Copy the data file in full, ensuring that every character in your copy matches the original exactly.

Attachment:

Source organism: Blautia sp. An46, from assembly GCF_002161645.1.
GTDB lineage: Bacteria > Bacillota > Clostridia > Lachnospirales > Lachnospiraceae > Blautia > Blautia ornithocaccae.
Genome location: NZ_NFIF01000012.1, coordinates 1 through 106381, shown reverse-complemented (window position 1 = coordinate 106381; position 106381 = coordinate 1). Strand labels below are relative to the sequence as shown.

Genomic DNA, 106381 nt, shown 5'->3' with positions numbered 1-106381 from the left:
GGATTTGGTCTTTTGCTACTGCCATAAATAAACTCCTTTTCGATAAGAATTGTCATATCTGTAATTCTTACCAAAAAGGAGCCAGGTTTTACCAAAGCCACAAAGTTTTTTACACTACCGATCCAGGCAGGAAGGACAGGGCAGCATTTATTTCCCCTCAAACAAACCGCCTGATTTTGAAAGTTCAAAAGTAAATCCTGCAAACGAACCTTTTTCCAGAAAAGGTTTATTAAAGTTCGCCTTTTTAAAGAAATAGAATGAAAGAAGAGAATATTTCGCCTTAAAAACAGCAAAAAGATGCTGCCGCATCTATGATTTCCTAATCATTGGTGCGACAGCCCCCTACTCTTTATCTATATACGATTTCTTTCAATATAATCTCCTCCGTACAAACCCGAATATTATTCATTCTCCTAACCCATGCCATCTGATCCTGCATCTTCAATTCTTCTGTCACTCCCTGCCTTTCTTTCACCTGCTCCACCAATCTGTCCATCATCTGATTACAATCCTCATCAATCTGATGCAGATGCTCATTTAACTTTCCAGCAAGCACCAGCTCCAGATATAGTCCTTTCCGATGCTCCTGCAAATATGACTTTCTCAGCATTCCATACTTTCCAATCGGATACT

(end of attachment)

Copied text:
Source organism: Blautia sp. An46, from assembly GCF_002161645.1.
GTDB lineage: Bacteria > Bacillota > Clostridia > Lachnospirales > Lachnospiraceae > Blautia > Blautia ornithocaccae.
Genome location: NZ_NFIF01000012.1, coordinates 1 through 106381, shown reverse-complemented (window position 1 = coordinate 106381; position 106381 = coordinate 1). Strand labels below are relative to the sequence as shown.

Genomic DNA, 106381 nt, shown 5'->3' with positions numbered 1-106381 from the left:
GGATTTGGTCTTTTGCTACTGCCATAAATAAACTCCTTTTCGATAAGAATTGTCATATCTGTAATTCTTACCAAAAAGGAGCCAGGTTTTACCAAAGCCACAAAGTTTTTTACACTACCGATCCAGGCAGGAAGGACAGGGCAGCATTTATTTCCCCTCAAACAAACCGCCTGATTTTGAAAGTTCAAAAGTAAATCCTGCAAACGAACCTTTTTCCAGAAAAGGTTTATTAAAGTTCGCCTTTTTAAAGAAATAGAATGAAAGAAGAGAATATTTCGCCTTAAAAACAGCAAAAAGATGCTGCCGCATCTATGATTTCCTAATCATTGGTGCGACAGCCCCCTACTCTTTATCTATATACGATTTCTTTCAATATAATCTCCTCCGTACAAACCCGAATATTATTCATTCTCCTAACCCATGCCATCTGATCCTGCATCTTCAATTCTTCTGTCACTCCCTGCCTTTCTTTCACCTGCTCCACCAATCTGTCCATCATCTGATTACAATCCTCATCAATCTGATGCAGATGCTCATTTAACTTTCCAGCAAGCACCAGCTCCAGATATAGTCCTTTCCGATGCTCCTGCAAATATGACTTTCTCAGCATTCCATACTTTCCAATCGGATACT